The two regions that seceded from the Ukraine with Russian help in 2014 call themselves DNR and LNR (The Donetsk People’s Republic and the Lugansk People’s Republic). The Russian word for “people” starts with the letter N. LDNR is a jokey way of referring to both of these regions at once.

    Read More
    • Replies: @El Dato
    Thank you for this nice explanation, good sir or madam!
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  7. Blitzstat says:
    @Hector_St_Clare
    It also means that the only way in which a “people’s revolt” can unseat Putin is if it comes from the nationalists (the liberals are too limp-wristed, and the Islamists are too small in number, Maskvabad tropes regardless). And the only way that can materialize in the conceivable medium-term future is it Putin was to implement Putinsliv (abandonment of the LDNR) for real as opposed to just in the imaginations of some overly fervid minds.

    Anatoly,

    What about the Communists? The Levada polls from earlier this year suggest there's significant popular support (between 55% and 60%) for communism of some sort or another, although most people don't think it's possible at this point in time.

    Obviously I'm a KPRF fan so I hope in any power struggle they come out on top, but it looks they have a significant reservoir of ideological sympathy in the populace that they could draw on.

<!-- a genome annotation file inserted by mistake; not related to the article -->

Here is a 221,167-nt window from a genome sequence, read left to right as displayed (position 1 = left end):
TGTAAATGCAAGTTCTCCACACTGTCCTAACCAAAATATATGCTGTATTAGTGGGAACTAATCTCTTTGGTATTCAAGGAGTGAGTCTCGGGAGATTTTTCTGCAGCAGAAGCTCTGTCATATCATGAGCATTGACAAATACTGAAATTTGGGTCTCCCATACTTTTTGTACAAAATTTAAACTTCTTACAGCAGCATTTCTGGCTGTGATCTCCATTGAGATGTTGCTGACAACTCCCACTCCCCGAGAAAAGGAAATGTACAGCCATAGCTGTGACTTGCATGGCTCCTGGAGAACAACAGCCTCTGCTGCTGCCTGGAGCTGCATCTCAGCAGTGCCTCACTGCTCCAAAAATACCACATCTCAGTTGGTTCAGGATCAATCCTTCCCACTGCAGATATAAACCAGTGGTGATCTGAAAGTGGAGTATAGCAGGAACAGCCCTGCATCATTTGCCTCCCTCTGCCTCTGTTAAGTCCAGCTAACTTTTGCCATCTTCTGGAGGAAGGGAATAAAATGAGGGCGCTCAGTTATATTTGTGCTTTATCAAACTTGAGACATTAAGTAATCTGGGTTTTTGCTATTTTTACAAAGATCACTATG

“Some sort of another” won’t translate into anything tangible, and KPRF will continue to garner <20% support. Also, the majority of its supporters come from those over 50. Even the libdems are far ahead when taking the under 30 voters. So it's likely that the future elections will see KPRF recede and the libs take their place.

    Rohlin was comm.'s last chance.

    Read More
    • Replies: @Hector_St_Clare
    @Blitzstat,

    I was referring to support for (broadly speaking) communist ideology, not support for the KPRF per se. The Levada polling indicates that 55-60% of Russians believe in 'central planning and distribution' as the best way to run an economy. Most of them, correct, end up voting for Putin and not Zyuganov, for reasons that are unclear to me. I'm wondering how the KPRF could possibly convert that 'latent' pro-communist sentiment into votes.

    As for age, yes, we're all aware that the base of support for communism is among old people. That can't be *all* of the people who are saying 'yes' to the polling questions about communism: there are not enough old people in Russia to add up to that figure. And if communism were really so unpopular among younger cohorts, we'd have seen support for it gradually wither away since 1990, as the liberals have been predicted. Instead, as far as I can tell, it's increased.